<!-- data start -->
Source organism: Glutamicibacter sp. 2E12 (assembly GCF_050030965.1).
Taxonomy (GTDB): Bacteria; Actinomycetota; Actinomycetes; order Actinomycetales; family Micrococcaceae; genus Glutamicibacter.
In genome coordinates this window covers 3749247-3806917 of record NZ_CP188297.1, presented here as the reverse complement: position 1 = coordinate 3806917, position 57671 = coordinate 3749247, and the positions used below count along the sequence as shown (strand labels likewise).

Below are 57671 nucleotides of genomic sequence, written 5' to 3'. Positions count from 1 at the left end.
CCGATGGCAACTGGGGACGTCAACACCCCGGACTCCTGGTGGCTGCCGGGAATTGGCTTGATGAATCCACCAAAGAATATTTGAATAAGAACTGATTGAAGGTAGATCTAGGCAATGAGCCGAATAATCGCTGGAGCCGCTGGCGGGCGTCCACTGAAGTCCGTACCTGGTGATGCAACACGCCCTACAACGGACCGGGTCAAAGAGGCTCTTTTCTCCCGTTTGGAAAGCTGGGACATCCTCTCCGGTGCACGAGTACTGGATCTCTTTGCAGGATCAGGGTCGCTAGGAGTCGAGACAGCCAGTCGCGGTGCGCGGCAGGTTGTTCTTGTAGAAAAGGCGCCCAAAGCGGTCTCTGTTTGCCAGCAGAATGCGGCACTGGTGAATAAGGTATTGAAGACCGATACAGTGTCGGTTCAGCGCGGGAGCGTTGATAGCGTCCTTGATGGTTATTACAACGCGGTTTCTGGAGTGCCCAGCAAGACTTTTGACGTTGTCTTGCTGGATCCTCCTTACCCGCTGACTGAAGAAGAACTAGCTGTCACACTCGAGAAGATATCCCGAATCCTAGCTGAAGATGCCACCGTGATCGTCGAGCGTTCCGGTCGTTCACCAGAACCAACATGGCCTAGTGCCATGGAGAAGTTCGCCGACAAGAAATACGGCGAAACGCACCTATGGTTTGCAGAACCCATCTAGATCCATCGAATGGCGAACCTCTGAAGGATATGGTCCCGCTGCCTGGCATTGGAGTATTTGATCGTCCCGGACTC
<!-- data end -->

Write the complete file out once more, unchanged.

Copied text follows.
Source organism: Glutamicibacter sp. 2E12 (assembly GCF_050030965.1).
Taxonomy (GTDB): Bacteria; Actinomycetota; Actinomycetes; order Actinomycetales; family Micrococcaceae; genus Glutamicibacter.
In genome coordinates this window covers 3749247-3806917 of record NZ_CP188297.1, presented here as the reverse complement: position 1 = coordinate 3806917, position 57671 = coordinate 3749247, and the positions used below count along the sequence as shown (strand labels likewise).

Below are 57671 nucleotides of genomic sequence, written 5' to 3'. Positions count from 1 at the left end.
CCGATGGCAACTGGGGACGTCAACACCCCGGACTCCTGGTGGCTGCCGGGAATTGGCTTGATGAATCCACCAAAGAATATTTGAATAAGAACTGATTGAAGGTAGATCTAGGCAATGAGCCGAATAATCGCTGGAGCCGCTGGCGGGCGTCCACTGAAGTCCGTACCTGGTGATGCAACACGCCCTACAACGGACCGGGTCAAAGAGGCTCTTTTCTCCCGTTTGGAAAGCTGGGACATCCTCTCCGGTGCACGAGTACTGGATCTCTTTGCAGGATCAGGGTCGCTAGGAGTCGAGACAGCCAGTCGCGGTGCGCGGCAGGTTGTTCTTGTAGAAAAGGCGCCCAAAGCGGTCTCTGTTTGCCAGCAGAATGCGGCACTGGTGAATAAGGTATTGAAGACCGATACAGTGTCGGTTCAGCGCGGGAGCGTTGATAGCGTCCTTGATGGTTATTACAACGCGGTTTCTGGAGTGCCCAGCAAGACTTTTGACGTTGTCTTGCTGGATCCTCCTTACCCGCTGACTGAAGAAGAACTAGCTGTCACACTCGAGAAGATATCCCGAATCCTAGCTGAAGATGCCACCGTGATCGTCGAGCGTTCCGGTCGTTCACCAGAACCAACATGGCCTAGTGCCATGGAGAAGTTCGCCGACAAGAAATACGGCGAAACGCACCTATGGTTTGCAGAACCCATCTAGATCCATCGAATGGCGAACCTCTGAAGGATATGGTCCCGCTGCCTGGCATTGGAGTATTTGATCGTCCCGGACTC